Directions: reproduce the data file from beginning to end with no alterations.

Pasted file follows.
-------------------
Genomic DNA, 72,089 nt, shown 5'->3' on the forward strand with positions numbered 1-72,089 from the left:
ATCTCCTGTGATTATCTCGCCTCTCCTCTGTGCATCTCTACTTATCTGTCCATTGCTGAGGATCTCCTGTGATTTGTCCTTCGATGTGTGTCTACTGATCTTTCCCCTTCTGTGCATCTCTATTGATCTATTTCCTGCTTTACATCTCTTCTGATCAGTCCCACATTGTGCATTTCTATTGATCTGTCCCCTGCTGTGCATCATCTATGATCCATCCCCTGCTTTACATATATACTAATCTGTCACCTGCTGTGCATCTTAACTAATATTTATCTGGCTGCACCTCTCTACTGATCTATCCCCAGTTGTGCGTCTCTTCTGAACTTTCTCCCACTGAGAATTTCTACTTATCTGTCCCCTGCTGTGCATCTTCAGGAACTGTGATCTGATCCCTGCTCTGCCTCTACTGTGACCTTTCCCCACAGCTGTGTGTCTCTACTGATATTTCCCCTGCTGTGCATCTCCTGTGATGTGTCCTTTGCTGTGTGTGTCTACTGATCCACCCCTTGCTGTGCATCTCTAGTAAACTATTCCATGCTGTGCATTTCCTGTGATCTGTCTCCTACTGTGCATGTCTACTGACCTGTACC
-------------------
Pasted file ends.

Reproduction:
Genomic DNA, 72,089 nt, shown 5'->3' on the forward strand with positions numbered 1-72,089 from the left:
ATCTCCTGTGATTATCTCGCCTCTCCTCTGTGCATCTCTACTTATCTGTCCATTGCTGAGGATCTCCTGTGATTTGTCCTTCGATGTGTGTCTACTGATCTTTCCCCTTCTGTGCATCTCTATTGATCTATTTCCTGCTTTACATCTCTTCTGATCAGTCCCACATTGTGCATTTCTATTGATCTGTCCCCTGCTGTGCATCATCTATGATCCATCCCCTGCTTTACATATATACTAATCTGTCACCTGCTGTGCATCTTAACTAATATTTATCTGGCTGCACCTCTCTACTGATCTATCCCCAGTTGTGCGTCTCTTCTGAACTTTCTCCCACTGAGAATTTCTACTTATCTGTCCCCTGCTGTGCATCTTCAGGAACTGTGATCTGATCCCTGCTCTGCCTCTACTGTGACCTTTCCCCACAGCTGTGTGTCTCTACTGATATTTCCCCTGCTGTGCATCTCCTGTGATGTGTCCTTTGCTGTGTGTGTCTACTGATCCACCCCTTGCTGTGCATCTCTAGTAAACTATTCCATGCTGTGCATTTCCTGTGATCTGTCTCCTACTGTGCATGTCTACTGACCTGTACC